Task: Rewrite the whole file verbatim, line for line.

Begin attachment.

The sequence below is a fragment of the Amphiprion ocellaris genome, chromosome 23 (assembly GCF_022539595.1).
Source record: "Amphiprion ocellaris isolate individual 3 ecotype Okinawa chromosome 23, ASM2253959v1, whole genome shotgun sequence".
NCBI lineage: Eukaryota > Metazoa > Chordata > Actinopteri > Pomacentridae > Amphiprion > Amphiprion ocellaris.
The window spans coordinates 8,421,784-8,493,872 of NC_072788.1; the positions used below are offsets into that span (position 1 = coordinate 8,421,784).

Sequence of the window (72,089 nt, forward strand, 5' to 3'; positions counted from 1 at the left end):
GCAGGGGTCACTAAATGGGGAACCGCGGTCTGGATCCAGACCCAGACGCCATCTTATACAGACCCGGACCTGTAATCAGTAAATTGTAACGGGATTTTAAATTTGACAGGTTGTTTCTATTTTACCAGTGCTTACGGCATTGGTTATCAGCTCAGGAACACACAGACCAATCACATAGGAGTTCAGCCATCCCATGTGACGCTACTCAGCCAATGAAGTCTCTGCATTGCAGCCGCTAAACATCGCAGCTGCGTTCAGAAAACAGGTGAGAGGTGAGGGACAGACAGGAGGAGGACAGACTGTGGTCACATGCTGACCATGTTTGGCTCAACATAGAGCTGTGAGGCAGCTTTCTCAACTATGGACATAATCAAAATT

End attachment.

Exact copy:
The sequence below is a fragment of the Amphiprion ocellaris genome, chromosome 23 (assembly GCF_022539595.1).
Source record: "Amphiprion ocellaris isolate individual 3 ecotype Okinawa chromosome 23, ASM2253959v1, whole genome shotgun sequence".
NCBI lineage: Eukaryota > Metazoa > Chordata > Actinopteri > Pomacentridae > Amphiprion > Amphiprion ocellaris.
The window spans coordinates 8,421,784-8,493,872 of NC_072788.1; the positions used below are offsets into that span (position 1 = coordinate 8,421,784).

Sequence of the window (72,089 nt, forward strand, 5' to 3'; positions counted from 1 at the left end):
GCAGGGGTCACTAAATGGGGAACCGCGGTCTGGATCCAGACCCAGACGCCATCTTATACAGACCCGGACCTGTAATCAGTAAATTGTAACGGGATTTTAAATTTGACAGGTTGTTTCTATTTTACCAGTGCTTACGGCATTGGTTATCAGCTCAGGAACACACAGACCAATCACATAGGAGTTCAGCCATCCCATGTGACGCTACTCAGCCAATGAAGTCTCTGCATTGCAGCCGCTAAACATCGCAGCTGCGTTCAGAAAACAGGTGAGAGGTGAGGGACAGACAGGAGGAGGACAGACTGTGGTCACATGCTGACCATGTTTGGCTCAACATAGAGCTGTGAGGCAGCTTTCTCAACTATGGACATAATCAAAATT